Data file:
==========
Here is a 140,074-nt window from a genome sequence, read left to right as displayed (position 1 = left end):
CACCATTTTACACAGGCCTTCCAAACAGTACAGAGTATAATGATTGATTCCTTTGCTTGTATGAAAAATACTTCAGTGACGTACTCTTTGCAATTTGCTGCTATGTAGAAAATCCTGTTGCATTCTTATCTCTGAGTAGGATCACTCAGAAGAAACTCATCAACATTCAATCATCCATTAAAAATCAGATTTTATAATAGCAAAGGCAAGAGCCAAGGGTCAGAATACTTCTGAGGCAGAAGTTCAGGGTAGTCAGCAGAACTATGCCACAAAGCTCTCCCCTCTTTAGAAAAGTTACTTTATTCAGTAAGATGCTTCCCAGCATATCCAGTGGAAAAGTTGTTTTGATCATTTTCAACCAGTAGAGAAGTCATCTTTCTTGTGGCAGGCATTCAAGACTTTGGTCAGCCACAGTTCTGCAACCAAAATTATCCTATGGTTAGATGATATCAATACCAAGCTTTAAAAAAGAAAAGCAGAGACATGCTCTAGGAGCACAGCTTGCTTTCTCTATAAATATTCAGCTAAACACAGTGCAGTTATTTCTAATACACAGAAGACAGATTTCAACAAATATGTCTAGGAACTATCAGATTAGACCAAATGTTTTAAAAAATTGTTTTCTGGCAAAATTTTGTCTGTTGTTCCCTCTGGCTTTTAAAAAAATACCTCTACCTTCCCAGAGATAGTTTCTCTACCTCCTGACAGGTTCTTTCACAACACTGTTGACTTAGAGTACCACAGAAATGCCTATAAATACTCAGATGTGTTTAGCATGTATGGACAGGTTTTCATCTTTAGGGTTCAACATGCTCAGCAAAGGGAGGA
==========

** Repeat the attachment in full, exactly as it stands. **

Here is a 140,074-nt window from a genome sequence, read left to right as displayed (position 1 = left end):
CACCATTTTACACAGGCCTTCCAAACAGTACAGAGTATAATGATTGATTCCTTTGCTTGTATGAAAAATACTTCAGTGACGTACTCTTTGCAATTTGCTGCTATGTAGAAAATCCTGTTGCATTCTTATCTCTGAGTAGGATCACTCAGAAGAAACTCATCAACATTCAATCATCCATTAAAAATCAGATTTTATAATAGCAAAGGCAAGAGCCAAGGGTCAGAATACTTCTGAGGCAGAAGTTCAGGGTAGTCAGCAGAACTATGCCACAAAGCTCTCCCCTCTTTAGAAAAGTTACTTTATTCAGTAAGATGCTTCCCAGCATATCCAGTGGAAAAGTTGTTTTGATCATTTTCAACCAGTAGAGAAGTCATCTTTCTTGTGGCAGGCATTCAAGACTTTGGTCAGCCACAGTTCTGCAACCAAAATTATCCTATGGTTAGATGATATCAATACCAAGCTTTAAAAAAGAAAAGCAGAGACATGCTCTAGGAGCACAGCTTGCTTTCTCTATAAATATTCAGCTAAACACAGTGCAGTTATTTCTAATACACAGAAGACAGATTTCAACAAATATGTCTAGGAACTATCAGATTAGACCAAATGTTTTAAAAAATTGTTTTCTGGCAAAATTTTGTCTGTTGTTCCCTCTGGCTTTTAAAAAAATACCTCTACCTTCCCAGAGATAGTTTCTCTACCTCCTGACAGGTTCTTTCACAACACTGTTGACTTAGAGTACCACAGAAATGCCTATAAATACTCAGATGTGTTTAGCATGTATGGACAGGTTTTCATCTTTAGGGTTCAACATGCTCAGCAAAGGGAGGA